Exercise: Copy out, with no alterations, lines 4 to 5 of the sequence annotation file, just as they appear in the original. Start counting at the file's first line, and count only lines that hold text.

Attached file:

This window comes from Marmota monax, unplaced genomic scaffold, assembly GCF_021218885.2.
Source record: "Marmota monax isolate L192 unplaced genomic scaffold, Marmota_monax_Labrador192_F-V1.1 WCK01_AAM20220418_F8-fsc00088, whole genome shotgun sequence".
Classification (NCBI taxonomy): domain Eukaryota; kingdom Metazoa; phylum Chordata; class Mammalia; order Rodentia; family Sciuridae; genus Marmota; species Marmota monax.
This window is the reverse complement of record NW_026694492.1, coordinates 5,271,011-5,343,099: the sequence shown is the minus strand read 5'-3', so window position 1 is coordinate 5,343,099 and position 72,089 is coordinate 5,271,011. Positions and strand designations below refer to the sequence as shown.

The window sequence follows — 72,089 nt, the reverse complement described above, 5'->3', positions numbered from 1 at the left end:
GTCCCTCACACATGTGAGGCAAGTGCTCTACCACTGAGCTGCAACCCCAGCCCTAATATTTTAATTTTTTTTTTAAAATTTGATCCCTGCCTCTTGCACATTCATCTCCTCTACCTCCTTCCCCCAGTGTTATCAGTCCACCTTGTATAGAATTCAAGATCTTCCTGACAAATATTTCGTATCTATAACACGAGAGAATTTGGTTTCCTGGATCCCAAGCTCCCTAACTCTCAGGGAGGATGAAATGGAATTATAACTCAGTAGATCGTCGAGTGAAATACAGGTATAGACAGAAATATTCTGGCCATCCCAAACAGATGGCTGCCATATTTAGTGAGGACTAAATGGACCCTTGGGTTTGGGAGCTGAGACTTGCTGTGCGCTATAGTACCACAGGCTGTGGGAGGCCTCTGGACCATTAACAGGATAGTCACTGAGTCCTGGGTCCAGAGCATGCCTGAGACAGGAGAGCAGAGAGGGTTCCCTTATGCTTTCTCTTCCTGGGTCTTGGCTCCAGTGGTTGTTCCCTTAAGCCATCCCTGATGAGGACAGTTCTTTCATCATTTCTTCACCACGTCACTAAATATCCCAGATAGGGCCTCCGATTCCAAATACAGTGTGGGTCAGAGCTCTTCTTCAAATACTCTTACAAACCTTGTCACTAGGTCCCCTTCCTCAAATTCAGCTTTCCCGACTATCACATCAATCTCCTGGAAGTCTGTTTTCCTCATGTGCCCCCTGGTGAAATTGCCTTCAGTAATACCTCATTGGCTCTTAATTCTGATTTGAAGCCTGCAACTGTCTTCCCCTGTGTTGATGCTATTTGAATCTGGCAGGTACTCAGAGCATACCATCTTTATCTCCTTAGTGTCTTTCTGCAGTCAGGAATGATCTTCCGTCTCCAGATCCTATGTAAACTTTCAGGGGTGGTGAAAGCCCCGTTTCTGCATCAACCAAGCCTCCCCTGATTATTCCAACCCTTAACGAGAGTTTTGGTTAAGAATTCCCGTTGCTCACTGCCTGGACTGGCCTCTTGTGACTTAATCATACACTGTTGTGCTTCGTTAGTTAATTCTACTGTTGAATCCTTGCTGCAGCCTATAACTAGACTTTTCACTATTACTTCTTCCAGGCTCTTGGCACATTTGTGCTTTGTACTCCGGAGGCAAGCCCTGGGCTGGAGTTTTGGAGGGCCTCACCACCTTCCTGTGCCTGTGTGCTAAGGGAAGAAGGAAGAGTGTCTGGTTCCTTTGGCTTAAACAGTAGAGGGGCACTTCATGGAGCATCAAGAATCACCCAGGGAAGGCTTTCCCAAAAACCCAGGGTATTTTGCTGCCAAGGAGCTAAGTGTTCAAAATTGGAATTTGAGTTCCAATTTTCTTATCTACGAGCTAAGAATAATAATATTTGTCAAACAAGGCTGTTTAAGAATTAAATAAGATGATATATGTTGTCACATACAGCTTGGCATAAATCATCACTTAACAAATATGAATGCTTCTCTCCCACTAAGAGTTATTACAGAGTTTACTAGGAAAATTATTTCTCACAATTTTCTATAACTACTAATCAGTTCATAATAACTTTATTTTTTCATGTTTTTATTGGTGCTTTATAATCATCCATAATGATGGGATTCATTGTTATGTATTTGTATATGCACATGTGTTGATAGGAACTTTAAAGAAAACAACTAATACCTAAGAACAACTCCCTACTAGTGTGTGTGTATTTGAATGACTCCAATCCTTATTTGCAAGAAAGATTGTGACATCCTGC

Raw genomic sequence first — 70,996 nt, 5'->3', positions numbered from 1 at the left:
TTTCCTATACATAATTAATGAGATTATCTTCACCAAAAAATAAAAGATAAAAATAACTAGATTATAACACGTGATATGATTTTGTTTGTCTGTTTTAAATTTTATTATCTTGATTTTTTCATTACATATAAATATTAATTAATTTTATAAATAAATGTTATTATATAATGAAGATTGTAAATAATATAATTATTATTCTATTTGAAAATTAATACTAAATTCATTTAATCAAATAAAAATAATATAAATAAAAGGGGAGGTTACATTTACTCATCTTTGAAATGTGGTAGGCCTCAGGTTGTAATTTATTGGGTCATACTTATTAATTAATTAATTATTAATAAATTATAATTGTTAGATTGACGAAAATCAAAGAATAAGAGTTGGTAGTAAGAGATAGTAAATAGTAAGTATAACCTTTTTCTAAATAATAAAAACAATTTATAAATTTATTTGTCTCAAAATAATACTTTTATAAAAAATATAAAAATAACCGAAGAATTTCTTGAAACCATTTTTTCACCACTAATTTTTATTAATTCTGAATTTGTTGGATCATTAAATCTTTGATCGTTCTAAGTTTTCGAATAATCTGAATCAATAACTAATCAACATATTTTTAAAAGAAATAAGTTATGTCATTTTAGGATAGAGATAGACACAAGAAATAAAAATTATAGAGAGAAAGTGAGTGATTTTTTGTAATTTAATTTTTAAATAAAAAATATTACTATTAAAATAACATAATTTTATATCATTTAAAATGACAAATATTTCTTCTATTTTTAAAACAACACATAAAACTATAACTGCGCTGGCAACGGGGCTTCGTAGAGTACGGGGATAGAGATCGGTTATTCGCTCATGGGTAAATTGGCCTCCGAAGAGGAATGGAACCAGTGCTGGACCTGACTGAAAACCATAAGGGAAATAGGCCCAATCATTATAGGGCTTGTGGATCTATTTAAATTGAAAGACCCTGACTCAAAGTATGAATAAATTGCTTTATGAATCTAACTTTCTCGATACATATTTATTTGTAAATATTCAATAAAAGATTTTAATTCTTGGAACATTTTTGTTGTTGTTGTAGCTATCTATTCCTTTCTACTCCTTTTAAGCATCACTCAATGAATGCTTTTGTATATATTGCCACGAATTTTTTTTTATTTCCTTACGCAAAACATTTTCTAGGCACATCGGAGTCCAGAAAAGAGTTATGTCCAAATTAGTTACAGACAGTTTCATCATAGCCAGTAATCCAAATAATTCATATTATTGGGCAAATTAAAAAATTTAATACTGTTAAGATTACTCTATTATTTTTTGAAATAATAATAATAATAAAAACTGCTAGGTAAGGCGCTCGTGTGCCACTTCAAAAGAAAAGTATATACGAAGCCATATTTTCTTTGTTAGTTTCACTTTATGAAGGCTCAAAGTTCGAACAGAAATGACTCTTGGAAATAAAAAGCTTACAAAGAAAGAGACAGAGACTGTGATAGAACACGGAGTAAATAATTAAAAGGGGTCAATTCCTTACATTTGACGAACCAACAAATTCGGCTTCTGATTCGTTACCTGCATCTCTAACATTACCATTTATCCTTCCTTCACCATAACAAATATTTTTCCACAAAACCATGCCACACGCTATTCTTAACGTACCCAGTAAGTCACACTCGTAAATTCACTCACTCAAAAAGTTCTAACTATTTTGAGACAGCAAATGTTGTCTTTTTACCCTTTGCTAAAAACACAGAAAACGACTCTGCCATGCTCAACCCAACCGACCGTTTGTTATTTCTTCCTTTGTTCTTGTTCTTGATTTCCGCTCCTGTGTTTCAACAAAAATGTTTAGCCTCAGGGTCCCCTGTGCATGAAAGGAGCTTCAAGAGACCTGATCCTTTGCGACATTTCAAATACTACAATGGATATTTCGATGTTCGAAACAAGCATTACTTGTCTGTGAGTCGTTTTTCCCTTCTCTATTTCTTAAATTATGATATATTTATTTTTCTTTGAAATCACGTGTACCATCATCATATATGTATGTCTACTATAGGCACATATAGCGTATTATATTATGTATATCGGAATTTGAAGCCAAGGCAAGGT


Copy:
This window is the reverse complement of record NW_026694492.1, coordinates 5,271,011-5,343,099: the sequence shown is the minus strand read 5'-3', so window position 1 is coordinate 5,343,099 and position 72,089 is coordinate 5,271,011. Positions and strand designations below refer to the sequence as shown.

The window sequence follows — 72,089 nt, the reverse complement described above, 5'->3', positions numbered from 1 at the left end: